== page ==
Grand Rounds: Prolonged pregnancy: How long do you wait?


Postterm birth seems to get a lot less attention than preterm birth when clinicians are discussing the risks of complications and death. But, unlike babies born too soon, timely delivery can almost entirely prevent the risks—including stillbirth—linked with prolonged pregnancy.

What distinguishes a good perinatal outcome from a tragic one like stillbirth? It has a lot to do with the timely onset of labor and delivery. In fact, both preterm birth (delivery before 37 weeks of gestation) and postterm birth have been linked to elevated neonatal morbidity and mortality. For prolonged births, for example, the risk of stillbirth plus early neonatal deaths doubles by 42 weeks of gestation and rises fourfold by 43 weeks (compared to the risk at term). And this is by conservative estimates.

Despite this link and the fact that up to 10% of pregnancies are suspected of being postterm, the management of prolonged low-risk pregnancies has received far less attention than preterm birth. This despite the fact that-unlike preterm labor and birth-you can easily avoid the risks associated with postterm pregnancy simply by inducing labor.1 Our goal is to review in detail the risks (including the often overlooked maternal risks) of continuing pregnancy beyond the due date in low-risk pregnancies, the option of labor induction, and finally, to offer our suggested algorithm for managing low-risk postterm pregnancies.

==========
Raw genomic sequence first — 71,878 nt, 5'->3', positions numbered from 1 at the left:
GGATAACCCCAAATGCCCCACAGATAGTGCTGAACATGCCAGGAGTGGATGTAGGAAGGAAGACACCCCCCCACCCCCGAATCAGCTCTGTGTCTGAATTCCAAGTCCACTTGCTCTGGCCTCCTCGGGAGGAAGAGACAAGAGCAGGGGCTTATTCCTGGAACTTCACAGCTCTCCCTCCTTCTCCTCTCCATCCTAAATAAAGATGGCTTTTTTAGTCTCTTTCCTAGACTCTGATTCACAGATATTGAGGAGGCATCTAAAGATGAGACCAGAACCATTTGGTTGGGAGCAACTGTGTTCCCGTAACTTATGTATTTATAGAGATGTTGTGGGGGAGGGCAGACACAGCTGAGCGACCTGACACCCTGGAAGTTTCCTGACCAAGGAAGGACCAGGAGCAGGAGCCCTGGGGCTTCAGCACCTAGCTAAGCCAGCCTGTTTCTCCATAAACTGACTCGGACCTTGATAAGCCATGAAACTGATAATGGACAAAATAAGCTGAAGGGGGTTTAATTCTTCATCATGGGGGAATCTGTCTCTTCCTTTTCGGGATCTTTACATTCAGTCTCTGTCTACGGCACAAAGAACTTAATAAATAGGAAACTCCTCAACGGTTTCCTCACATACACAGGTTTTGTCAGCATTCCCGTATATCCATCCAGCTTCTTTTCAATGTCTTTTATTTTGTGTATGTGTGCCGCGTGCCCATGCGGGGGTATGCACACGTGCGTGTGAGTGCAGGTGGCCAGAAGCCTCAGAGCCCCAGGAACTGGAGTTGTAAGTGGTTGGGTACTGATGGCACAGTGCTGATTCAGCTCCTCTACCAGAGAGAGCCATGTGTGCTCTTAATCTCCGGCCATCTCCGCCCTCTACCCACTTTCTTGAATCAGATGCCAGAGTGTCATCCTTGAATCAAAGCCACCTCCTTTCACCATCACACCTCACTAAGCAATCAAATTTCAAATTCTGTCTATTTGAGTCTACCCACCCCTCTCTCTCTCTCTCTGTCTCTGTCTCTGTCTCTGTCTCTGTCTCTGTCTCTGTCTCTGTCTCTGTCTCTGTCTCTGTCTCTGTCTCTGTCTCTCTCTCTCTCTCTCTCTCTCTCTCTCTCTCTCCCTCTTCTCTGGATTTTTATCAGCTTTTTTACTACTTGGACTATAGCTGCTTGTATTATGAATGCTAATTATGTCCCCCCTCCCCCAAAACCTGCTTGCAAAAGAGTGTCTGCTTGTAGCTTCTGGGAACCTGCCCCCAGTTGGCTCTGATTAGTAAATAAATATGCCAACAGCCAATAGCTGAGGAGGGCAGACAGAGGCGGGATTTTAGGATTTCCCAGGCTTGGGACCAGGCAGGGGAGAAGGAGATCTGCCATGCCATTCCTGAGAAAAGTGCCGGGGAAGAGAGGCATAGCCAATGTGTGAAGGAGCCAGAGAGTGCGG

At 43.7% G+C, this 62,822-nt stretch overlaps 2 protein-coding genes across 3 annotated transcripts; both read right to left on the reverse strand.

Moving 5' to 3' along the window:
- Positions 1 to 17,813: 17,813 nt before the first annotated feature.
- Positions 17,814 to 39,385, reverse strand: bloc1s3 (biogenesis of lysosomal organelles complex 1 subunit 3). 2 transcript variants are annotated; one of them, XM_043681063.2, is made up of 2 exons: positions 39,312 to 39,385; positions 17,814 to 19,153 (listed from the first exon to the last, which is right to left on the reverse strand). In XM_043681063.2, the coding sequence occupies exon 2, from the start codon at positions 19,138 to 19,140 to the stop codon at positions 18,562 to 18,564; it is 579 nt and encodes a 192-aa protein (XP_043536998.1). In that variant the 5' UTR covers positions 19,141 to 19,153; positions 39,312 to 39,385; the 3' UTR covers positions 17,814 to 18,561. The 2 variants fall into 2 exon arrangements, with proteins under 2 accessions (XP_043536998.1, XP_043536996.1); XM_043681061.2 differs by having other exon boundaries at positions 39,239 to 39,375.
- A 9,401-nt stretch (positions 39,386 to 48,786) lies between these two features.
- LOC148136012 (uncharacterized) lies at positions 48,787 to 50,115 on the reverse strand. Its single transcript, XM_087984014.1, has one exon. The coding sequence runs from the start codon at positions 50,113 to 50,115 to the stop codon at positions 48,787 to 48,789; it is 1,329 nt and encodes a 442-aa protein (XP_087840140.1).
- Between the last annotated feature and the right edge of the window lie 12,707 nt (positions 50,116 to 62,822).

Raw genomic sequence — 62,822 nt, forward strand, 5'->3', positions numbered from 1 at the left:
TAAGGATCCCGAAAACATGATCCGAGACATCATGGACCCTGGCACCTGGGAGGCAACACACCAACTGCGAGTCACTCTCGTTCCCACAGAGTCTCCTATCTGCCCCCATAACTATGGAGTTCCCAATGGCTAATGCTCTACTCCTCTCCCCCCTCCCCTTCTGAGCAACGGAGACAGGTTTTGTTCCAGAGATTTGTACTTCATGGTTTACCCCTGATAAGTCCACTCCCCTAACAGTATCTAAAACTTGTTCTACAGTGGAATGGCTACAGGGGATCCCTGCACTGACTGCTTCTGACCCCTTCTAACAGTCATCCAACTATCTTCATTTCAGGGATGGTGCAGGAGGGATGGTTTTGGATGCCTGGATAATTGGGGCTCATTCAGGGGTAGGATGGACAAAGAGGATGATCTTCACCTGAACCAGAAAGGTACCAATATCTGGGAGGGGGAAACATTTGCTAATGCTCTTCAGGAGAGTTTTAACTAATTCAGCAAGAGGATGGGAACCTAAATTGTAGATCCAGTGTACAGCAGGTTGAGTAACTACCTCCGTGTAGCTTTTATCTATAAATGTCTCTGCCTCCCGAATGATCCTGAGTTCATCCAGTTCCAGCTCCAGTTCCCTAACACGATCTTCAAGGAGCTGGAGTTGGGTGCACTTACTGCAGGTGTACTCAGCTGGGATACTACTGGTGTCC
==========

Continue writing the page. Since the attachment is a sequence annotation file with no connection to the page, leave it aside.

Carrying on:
Defining the problem Only relatively recently has postterm pregnancy been considered abnormal. In ancient Rome, for example, Hadrian laid down the law that a child born 11 months after the death of the father could still be regarded as legitimate.2 And early modern obstetrics providers stopped short of defining an upper limit of normal for length of gestation and were reluctant to induce labor at any point in gestation.2,3 In part, this was due to the difficulty in establishing an accurate estimation of gestational age. It was only in the 1950s that ob/gyns first began to appreciate the risks associated with prolonged pregnancy.

Unfortunately, you can't rely on a patient's recollection of the first day of her LMP. That-coupled with the natural variation in the timing of ovulation vis-a-vis menstruation-results in a high rate of inaccurate dating. For this reason, clinicians usually turn to other historical and physical data (Table 1) to confirm GA dating. With the possible exception of assisted reproductive technology (ART), ultrasound examination in the first and early midtrimester is the most accurate technique of dating a pregnancy. Routine use of early U/S to date pregnancies can reduce the rate of false-positive diagnoses and thereby the overall rate of postterm pregnancy from 7% to 10% to roughly 1% to 3%.4-7

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